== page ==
Use gates and approvals to control your deployment
Azure DevOps Services | Azure DevOps Server 2022 - Azure DevOps Server 2019 | TFS 2018
By using a combination of manual deployment approvals, gates, and manual intervention in your release pipeline, you can quickly and easily configure your deployment to meet all the specific pre-deployment requirements for your workflow.
In this tutorial, you will learn about:
- Pre-deployment gates
- Manual intervention
- Manual validation
- Deployment logs
Complete the Define your multi-stage release pipeline tutorial.
A work item query. Create a work item query in Azure Boards if you don't have one already.
Set up gates
You can use gates to ensure that the release pipeline meets specific criteria before deployment without requiring user intervention.
Select Pipelines > Releases, and then select your release pipeline. Select Edit to open the pipeline editor.
Select the pre-deployment icon for your stage, and then select the toggle button to enable Gates.
Specify the delay time before the added gates are evaluated. This time is to allow gate functions to initialize and stabilize before returning results.
Select Add, and then select Query Work Items.
Select an existing work item query from the dropdown menu. Depending on how many work items you expect the query to return, set your maximum and minimum thresholds.
Select the Evaluation options section, and then specify the timeout and sampling interval. The minimum values you can specify are 6-minutes timeout and 5-minutes sampling interval.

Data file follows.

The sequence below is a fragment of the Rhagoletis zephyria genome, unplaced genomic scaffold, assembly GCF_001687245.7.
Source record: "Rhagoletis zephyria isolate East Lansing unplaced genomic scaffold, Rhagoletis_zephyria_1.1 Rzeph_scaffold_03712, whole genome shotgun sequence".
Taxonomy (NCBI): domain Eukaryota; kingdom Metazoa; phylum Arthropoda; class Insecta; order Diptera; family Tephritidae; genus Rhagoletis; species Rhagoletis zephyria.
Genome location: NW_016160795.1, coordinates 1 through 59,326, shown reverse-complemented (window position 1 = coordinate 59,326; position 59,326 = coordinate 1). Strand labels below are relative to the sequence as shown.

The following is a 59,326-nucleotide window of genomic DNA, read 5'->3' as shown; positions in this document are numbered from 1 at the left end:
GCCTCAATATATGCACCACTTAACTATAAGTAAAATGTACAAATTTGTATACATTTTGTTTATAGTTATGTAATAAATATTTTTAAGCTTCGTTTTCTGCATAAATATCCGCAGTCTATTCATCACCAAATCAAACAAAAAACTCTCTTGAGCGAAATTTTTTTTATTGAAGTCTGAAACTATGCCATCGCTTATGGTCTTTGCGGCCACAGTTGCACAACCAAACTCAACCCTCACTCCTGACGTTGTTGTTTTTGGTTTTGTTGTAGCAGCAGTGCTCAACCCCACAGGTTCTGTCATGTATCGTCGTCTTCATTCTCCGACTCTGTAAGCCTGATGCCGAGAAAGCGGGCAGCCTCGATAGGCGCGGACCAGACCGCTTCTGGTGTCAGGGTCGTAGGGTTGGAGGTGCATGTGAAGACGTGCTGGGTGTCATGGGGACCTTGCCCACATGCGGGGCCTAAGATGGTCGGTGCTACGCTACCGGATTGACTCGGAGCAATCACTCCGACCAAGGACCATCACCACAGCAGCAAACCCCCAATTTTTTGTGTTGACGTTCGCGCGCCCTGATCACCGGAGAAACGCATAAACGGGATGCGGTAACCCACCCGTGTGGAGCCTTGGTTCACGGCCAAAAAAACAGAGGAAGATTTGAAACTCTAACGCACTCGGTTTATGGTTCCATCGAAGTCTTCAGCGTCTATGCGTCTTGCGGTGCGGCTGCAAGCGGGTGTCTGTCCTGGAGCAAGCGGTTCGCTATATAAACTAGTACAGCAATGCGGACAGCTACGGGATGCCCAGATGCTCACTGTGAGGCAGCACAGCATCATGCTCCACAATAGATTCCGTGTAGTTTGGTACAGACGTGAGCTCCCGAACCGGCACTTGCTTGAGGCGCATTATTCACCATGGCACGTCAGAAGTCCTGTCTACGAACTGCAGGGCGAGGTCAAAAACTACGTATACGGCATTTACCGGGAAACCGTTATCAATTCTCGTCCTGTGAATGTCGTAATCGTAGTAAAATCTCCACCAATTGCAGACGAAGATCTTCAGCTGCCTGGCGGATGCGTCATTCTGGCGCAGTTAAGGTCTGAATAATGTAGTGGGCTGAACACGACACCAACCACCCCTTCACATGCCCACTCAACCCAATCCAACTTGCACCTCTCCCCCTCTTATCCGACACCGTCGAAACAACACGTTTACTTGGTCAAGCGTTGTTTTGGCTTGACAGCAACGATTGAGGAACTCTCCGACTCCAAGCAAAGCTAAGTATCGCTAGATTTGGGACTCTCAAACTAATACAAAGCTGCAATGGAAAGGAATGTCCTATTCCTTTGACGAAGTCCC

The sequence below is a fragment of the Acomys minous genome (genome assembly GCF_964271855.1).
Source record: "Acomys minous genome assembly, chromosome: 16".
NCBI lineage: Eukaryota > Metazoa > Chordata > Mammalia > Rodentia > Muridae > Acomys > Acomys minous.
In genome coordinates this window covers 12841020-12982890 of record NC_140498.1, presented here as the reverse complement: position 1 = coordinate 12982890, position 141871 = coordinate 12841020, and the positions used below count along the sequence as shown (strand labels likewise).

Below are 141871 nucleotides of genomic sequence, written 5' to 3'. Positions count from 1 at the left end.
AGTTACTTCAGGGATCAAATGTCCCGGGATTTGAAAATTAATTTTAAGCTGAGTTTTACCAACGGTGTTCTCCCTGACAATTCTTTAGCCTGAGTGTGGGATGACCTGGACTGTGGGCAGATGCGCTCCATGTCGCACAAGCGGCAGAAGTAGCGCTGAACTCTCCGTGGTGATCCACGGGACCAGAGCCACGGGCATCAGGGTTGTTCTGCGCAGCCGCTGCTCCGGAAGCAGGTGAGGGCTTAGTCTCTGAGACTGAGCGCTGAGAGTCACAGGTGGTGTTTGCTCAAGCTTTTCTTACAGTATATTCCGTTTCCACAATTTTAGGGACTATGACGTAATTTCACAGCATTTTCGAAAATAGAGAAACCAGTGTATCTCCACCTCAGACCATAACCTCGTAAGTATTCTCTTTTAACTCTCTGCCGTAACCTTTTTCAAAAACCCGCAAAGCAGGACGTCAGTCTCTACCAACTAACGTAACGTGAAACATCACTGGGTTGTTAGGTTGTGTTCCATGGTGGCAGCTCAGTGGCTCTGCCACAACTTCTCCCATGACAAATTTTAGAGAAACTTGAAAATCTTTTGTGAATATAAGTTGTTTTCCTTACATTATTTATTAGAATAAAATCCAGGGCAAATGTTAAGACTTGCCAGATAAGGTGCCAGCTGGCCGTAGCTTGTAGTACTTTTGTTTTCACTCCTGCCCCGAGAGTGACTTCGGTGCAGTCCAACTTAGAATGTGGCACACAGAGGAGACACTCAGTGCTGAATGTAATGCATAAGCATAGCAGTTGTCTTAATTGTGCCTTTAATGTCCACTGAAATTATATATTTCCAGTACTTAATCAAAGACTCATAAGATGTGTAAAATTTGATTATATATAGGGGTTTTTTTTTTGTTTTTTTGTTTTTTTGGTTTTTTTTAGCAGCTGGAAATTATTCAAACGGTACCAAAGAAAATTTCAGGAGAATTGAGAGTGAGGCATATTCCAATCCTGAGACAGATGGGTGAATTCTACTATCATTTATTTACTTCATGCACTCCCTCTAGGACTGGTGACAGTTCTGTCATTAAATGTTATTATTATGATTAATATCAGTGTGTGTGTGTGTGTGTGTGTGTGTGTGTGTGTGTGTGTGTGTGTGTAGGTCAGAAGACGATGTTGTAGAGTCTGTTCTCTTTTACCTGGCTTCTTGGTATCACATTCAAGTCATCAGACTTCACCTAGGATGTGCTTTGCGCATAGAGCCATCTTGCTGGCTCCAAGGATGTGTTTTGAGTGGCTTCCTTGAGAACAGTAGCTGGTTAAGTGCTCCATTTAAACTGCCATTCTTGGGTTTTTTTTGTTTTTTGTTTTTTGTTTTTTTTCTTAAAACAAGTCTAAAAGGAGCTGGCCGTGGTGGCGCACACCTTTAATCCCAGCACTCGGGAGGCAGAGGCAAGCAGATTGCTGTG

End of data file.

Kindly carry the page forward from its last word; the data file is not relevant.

Select Save when you're done.
Set up manual intervention
Depending on the scenario, sometimes you may need to add manual intervention to your release pipeline. You can do this by adding the Manual Intervention task to your pipeline.
Select Pipelines > Releases. Select your release pipeline, and then select Tasks and choose your stage.
Select the ellipses (...), and then select Add an agentless job.
Drag and drop the agentless job to the top of your deployment process. Select the (+) sign, and then select Add the Manual Intervention task.
Enter a Display name and the instructions that will be displayed when the task is triggered. You can also specify a list of users to be notified and a timeout action (reject or resume) if no intervention occurred within the timeout period.
Select Save when you're done.
Set up manual validation
You can use the Manual Validation task in your YAML pipeline to pause and wait for manual approval. Manual validation is especially useful in scenarios where you want to validate configuration settings or build packages before starting a computation-intensive job.
waitForValidation job pauses the run and triggers a UI prompt to review and validate the task. The email addresses listed in
notifyUsers receive a notification to approve or deny the pipeline run.
pool: vmImage: ubuntu-latest jobs: - job: waitForValidation displayName: Wait for external validation pool: server timeoutInMinutes: 4320 # job times out in 3 days steps: - task: ManualValidation@0 timeoutInMinutes: 1440 # task times out in 1 day inputs: notifyUsers: | firstname.lastname@example.org instructions: 'Please validate the build configuration and resume' onTimeout: 'resume'
View deployment logs
Deployment logs are useful to debug deployment issues but you can also use them to audit your pipeline runs and verify approvals and how they were granted and by whom.
Select Pipelines > Releases, and then select your release pipeline.
This view will show you a live status of each stage in your pipeline. The QA stage in this example is pending intervention. Select Resume.
Enter your comment, and then select Resume.
The QA stage deployment succeeded and the pre-deployment approvals are triggered for the Production stage.
Select Approve, enter your comment and then select Approve to continue deployment.
The live status indicates that the gates are being processed for the Production stage before the release continues.
Return to your release pipeline, hover over your stage and then select Logs to view the deployment logs.